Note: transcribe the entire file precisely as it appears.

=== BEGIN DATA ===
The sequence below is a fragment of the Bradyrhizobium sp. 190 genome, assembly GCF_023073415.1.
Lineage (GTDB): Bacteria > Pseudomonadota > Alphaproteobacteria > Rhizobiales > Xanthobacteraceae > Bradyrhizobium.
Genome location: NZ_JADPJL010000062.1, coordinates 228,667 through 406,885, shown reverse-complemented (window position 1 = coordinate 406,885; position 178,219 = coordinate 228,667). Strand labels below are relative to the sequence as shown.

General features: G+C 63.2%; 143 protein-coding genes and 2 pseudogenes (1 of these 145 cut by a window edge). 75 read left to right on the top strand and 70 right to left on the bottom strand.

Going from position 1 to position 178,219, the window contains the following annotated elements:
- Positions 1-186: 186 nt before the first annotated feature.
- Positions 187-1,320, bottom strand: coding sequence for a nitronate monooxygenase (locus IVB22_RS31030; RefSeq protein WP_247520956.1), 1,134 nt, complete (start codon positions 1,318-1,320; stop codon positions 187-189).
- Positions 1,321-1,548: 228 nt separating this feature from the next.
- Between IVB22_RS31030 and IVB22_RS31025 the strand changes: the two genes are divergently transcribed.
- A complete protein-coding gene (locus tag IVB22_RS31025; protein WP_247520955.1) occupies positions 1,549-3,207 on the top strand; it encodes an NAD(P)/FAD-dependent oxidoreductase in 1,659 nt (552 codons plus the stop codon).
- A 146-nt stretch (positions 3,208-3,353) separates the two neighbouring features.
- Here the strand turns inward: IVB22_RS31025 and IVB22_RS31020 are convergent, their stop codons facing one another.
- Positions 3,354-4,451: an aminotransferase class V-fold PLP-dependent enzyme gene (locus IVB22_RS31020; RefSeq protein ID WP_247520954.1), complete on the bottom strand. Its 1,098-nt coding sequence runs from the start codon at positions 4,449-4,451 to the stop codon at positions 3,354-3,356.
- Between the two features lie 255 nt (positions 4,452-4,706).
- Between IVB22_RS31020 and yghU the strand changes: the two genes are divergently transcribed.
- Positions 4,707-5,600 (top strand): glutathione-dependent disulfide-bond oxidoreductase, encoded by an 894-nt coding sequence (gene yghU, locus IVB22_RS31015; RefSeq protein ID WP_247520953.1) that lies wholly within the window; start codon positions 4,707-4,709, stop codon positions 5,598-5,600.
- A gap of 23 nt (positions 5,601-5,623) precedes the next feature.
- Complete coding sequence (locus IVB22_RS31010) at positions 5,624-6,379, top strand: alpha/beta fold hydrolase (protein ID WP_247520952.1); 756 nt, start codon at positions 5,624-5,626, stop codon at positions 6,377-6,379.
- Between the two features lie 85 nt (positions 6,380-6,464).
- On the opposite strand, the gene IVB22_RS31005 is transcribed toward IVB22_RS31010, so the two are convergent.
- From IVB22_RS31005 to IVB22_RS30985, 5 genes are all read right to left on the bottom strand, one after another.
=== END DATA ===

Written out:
The sequence below is a fragment of the Bradyrhizobium sp. 190 genome, assembly GCF_023073415.1.
Lineage (GTDB): Bacteria > Pseudomonadota > Alphaproteobacteria > Rhizobiales > Xanthobacteraceae > Bradyrhizobium.
Genome location: NZ_JADPJL010000062.1, coordinates 228,667 through 406,885, shown reverse-complemented (window position 1 = coordinate 406,885; position 178,219 = coordinate 228,667). Strand labels below are relative to the sequence as shown.

General features: G+C 63.2%; 143 protein-coding genes and 2 pseudogenes (1 of these 145 cut by a window edge). 75 read left to right on the top strand and 70 right to left on the bottom strand.

Going from position 1 to position 178,219, the window contains the following annotated elements:
- Positions 1-186: 186 nt before the first annotated feature.
- Positions 187-1,320, bottom strand: coding sequence for a nitronate monooxygenase (locus IVB22_RS31030; RefSeq protein WP_247520956.1), 1,134 nt, complete (start codon positions 1,318-1,320; stop codon positions 187-189).
- Positions 1,321-1,548: 228 nt separating this feature from the next.
- Between IVB22_RS31030 and IVB22_RS31025 the strand changes: the two genes are divergently transcribed.
- A complete protein-coding gene (locus tag IVB22_RS31025; protein WP_247520955.1) occupies positions 1,549-3,207 on the top strand; it encodes an NAD(P)/FAD-dependent oxidoreductase in 1,659 nt (552 codons plus the stop codon).
- A 146-nt stretch (positions 3,208-3,353) separates the two neighbouring features.
- Here the strand turns inward: IVB22_RS31025 and IVB22_RS31020 are convergent, their stop codons facing one another.
- Positions 3,354-4,451: an aminotransferase class V-fold PLP-dependent enzyme gene (locus IVB22_RS31020; RefSeq protein ID WP_247520954.1), complete on the bottom strand. Its 1,098-nt coding sequence runs from the start codon at positions 4,449-4,451 to the stop codon at positions 3,354-3,356.
- Between the two features lie 255 nt (positions 4,452-4,706).
- Between IVB22_RS31020 and yghU the strand changes: the two genes are divergently transcribed.
- Positions 4,707-5,600 (top strand): glutathione-dependent disulfide-bond oxidoreductase, encoded by an 894-nt coding sequence (gene yghU, locus IVB22_RS31015; RefSeq protein ID WP_247520953.1) that lies wholly within the window; start codon positions 4,707-4,709, stop codon positions 5,598-5,600.
- A gap of 23 nt (positions 5,601-5,623) precedes the next feature.
- Complete coding sequence (locus IVB22_RS31010) at positions 5,624-6,379, top strand: alpha/beta fold hydrolase (protein ID WP_247520952.1); 756 nt, start codon at positions 5,624-5,626, stop codon at positions 6,377-6,379.
- Between the two features lie 85 nt (positions 6,380-6,464).
- On the opposite strand, the gene IVB22_RS31005 is transcribed toward IVB22_RS31010, so the two are convergent.
- From IVB22_RS31005 to IVB22_RS30985, 5 genes are all read right to left on the bottom strand, one after another.